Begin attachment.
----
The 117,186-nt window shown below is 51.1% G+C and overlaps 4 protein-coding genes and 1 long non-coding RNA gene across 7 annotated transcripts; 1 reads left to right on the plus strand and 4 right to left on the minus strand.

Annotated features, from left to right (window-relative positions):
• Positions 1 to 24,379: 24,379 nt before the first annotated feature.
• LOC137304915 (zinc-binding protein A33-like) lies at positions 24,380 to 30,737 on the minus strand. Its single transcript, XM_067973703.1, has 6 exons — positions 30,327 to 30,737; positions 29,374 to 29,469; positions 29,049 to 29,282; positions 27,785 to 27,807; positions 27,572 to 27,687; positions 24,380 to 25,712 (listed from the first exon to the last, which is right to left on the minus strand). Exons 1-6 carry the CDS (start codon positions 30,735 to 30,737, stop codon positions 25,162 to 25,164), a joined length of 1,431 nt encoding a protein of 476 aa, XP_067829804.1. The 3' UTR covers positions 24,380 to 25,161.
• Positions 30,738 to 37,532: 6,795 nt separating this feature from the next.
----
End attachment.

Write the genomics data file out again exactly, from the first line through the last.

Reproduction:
The 117,186-nt window shown below is 51.1% G+C and overlaps 4 protein-coding genes and 1 long non-coding RNA gene across 7 annotated transcripts; 1 reads left to right on the plus strand and 4 right to left on the minus strand.

Annotated features, from left to right (window-relative positions):
• Positions 1 to 24,379: 24,379 nt before the first annotated feature.
• LOC137304915 (zinc-binding protein A33-like) lies at positions 24,380 to 30,737 on the minus strand. Its single transcript, XM_067973703.1, has 6 exons — positions 30,327 to 30,737; positions 29,374 to 29,469; positions 29,049 to 29,282; positions 27,785 to 27,807; positions 27,572 to 27,687; positions 24,380 to 25,712 (listed from the first exon to the last, which is right to left on the minus strand). Exons 1-6 carry the CDS (start codon positions 30,735 to 30,737, stop codon positions 25,162 to 25,164), a joined length of 1,431 nt encoding a protein of 476 aa, XP_067829804.1. The 3' UTR covers positions 24,380 to 25,161.
• Positions 30,738 to 37,532: 6,795 nt separating this feature from the next.